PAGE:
The Wellington Village Council gathered with village staff members for a two-hour directions workshop to discuss utility improvement and rate plans on Monday, April 23. The workshop included a discussion about the results of a utility rate study in the village and suggested utility funding plans.
The rate study was designed to show the demand and revenue of Wellington’s potable water and wastewater utility services, in order to measure the appropriate funding necessary to not only continue providing these services, but to also be able to plan for necessary maintenance and gradual capital improvement projects for utility systems.
The last utility rate study conducted in Wellington was in 2009, when the village ended up with a breakdown of utility usage and revenue similar to this year’s study. The 2009 study allowed the village to adapt an annual index on utility rates.
“In the 2009 rate study, we had adapted an annual indexing of 2.5 percent, and we had borrowing planned in it for the year 2020 or 2021 of about $16 million,” Village Manager Paul Schofield said, referring to plans to gradually increase utility fees based on inflation. “Previous councils elected, for several years, not to do the indexing. So, as a result, our utility rates are $2.4 million dollars less every year than what they would be if we had done the indexing.”
The reason that the council put a hold on the 2.5 percent utility index was because of the recent recession’s impact on homeowners.
“I think it was the right decision at the time; it hasn’t tremendously impacted our utilities, and we’ve been able to keep up,” Schofield explained. “But it is now time in the cycle when we start looking at utility rates again, and how we are going to operate utilities in the next decade.”
Different from the 2009 suggestions, the main suggestions currently made by village staff, along with the Environmental Financial Group and the Public Resources Management Group, are that there be a 3.5 percent annual index implemented on utility rates, and that the council look to borrow $25 million instead of the previously planned $16 million.
Scott Harder, CEO and president of the Environmental Financial Group, has worked to track the village’s consumption patterns and audited financials in order to come up with a five-year funding plan for capital improvements and a five-year rate structure plan for water and wastewater services.
The goal, ultimately, is to fund the necessary $89 million for the village’s overall capital improvement plan — meaning all ongoing and future projects that will keep clean water flowing and safe wastewater systems functioning properly.
The idea of indexing utility rates at 3.5 percent is to make it possible to spread the cost of utilities evenly among consumers. Wellington’s utility consumers are 82 percent single-meter residential consumers, 13 percent commercial consumers (such as businesses) and 5 percent master meter consumers (such as renters and leasers). The increased index would keep utility rates near where they currently are, with some increase in costs for commercial consumers.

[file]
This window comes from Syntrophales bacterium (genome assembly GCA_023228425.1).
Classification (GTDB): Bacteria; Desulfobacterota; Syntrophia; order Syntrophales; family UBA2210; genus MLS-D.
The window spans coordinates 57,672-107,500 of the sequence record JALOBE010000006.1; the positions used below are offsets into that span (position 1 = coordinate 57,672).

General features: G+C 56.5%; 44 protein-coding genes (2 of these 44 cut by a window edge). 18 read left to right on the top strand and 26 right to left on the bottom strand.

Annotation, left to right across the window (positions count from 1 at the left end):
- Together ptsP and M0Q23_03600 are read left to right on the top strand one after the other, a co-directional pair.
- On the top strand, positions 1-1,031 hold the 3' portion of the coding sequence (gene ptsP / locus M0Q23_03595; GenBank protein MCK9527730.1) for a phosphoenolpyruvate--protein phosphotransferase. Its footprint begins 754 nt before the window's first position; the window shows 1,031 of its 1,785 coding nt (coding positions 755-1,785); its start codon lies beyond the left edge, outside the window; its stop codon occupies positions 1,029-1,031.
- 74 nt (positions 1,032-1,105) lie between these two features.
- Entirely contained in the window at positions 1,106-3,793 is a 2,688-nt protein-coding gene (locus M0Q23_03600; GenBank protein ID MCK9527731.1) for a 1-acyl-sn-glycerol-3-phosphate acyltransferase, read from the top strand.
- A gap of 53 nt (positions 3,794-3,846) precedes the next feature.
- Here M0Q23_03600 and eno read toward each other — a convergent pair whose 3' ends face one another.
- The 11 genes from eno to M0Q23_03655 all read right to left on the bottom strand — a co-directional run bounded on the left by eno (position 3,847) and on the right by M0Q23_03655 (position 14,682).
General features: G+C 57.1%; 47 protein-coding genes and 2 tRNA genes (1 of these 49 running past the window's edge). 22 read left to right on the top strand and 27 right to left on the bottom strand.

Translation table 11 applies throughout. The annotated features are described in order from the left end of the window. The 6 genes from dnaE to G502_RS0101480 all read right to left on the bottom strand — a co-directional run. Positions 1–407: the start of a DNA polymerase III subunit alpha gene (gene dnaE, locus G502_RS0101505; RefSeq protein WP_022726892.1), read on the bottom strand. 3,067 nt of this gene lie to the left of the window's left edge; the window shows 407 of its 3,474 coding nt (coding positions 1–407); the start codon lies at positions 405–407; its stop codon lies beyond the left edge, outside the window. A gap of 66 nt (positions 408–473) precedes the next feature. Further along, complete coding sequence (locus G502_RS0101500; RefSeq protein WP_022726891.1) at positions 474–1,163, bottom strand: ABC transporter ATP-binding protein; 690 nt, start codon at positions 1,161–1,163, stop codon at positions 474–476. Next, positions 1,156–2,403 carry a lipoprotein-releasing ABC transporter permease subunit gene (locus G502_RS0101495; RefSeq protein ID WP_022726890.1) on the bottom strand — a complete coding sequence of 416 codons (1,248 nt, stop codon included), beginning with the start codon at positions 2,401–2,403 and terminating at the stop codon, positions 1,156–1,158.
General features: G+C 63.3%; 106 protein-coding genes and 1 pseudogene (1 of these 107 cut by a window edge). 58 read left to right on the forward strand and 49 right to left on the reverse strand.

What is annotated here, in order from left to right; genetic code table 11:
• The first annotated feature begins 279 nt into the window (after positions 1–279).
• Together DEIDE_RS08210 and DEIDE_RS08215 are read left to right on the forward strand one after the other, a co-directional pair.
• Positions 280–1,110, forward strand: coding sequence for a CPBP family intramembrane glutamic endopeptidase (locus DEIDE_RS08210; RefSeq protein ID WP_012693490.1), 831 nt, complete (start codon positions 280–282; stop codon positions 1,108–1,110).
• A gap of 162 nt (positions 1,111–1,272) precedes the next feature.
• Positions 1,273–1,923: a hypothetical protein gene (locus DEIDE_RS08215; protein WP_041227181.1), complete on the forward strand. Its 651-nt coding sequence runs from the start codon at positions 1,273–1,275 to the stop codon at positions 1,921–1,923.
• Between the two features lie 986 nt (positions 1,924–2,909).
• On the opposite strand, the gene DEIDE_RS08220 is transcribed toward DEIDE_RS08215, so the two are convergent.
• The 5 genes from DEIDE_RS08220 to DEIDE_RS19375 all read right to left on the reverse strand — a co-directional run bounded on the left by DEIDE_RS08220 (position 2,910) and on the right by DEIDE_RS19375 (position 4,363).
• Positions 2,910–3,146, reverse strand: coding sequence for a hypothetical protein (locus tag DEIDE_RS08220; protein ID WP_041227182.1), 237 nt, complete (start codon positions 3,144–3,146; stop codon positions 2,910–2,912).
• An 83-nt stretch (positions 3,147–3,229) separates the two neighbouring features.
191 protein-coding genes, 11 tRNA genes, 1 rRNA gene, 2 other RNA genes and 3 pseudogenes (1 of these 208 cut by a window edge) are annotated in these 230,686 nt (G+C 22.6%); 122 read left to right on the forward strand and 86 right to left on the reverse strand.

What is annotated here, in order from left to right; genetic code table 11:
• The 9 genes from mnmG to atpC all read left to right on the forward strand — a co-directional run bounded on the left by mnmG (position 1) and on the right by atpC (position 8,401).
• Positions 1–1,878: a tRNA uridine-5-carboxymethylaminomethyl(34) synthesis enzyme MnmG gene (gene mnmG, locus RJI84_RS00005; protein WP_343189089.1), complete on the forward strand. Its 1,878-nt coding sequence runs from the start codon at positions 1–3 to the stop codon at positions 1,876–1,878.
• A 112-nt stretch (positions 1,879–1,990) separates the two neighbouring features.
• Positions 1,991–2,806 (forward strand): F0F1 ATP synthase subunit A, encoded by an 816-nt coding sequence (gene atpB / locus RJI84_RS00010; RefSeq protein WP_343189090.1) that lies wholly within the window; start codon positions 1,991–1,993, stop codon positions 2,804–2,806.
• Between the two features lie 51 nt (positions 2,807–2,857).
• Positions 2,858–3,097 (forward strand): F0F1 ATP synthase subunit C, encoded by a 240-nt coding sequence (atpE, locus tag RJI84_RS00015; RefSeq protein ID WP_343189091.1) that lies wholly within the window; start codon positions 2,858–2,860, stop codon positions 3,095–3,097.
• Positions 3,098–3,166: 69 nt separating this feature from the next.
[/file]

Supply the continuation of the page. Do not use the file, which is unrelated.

“With the 3.5 percent [index], utility rates are different, but they are well within manageable levels,” Schofield said.
From utility revenues, the village collects an annual $6 million available for project funding. Schofield explained that instead of $6 million, the village ought to aim for a number closer to $10 million, since the price of improvement projects has increased.
Considering the threshold of available funds for projects every year, and the high pricing of the improvement projects, the recommendation made to the council at the workshop was that the village borrow the $25 million while the market is right — more specifically, before the end of spring in 2021.
After Councilman John McGovern raised the question of why the borrowing is set out to that specific time and year, Schofield explained that the loan could also be taken out sooner than that date.
“In general, I don’t want to borrow if we don’t have to, but there are advantages to borrowing now, and because there are $34 million worth of projects currently on the books, there would be a refund resolution to repay those and be able to put the [borrowed and refunded] money into savings,” Schofield said.
The $34 million is part of the cost of the upcoming water and wastewater treatment plants projects, which are each predicted to cost around $17 million. The water treatment plant bids are expected to start in the beginning of May, but not expected to exceed the predicted $17 million expense.
The wastewater treatment plan is expected to exceed the cost of the water treatment plant by about $200,000, because of the more complex intricacies of treating wastewater. If the wastewater plant project bids result to be higher than anticipated, it may influence the timeliness of borrowing the $25 million loan, explained Director of Administrative & Financial Services Tanya Quickel.
Schofield added that the capital improvement plan is designed to keep the utility functioning at a high level.
“During hurricanes, our utility plants have never been down. Our water plants and our sewer plants work [during storms] — and that’s something that technology investment does for us,” he said. “We have pretty state-of-the-art technology designed to make sure that when you turn on the water in your kitchen, the water flows.”
Schofield also added that it would be in the best interest of the village to perform utility rate studies every couple of years, instead of every nine to ten years as in the past, to ensure that all utility costs are on the right track.
The council requested future advice from the experts on the perceived best time to borrow the $25 million, expressing the importance of borrowing while interest rates are low.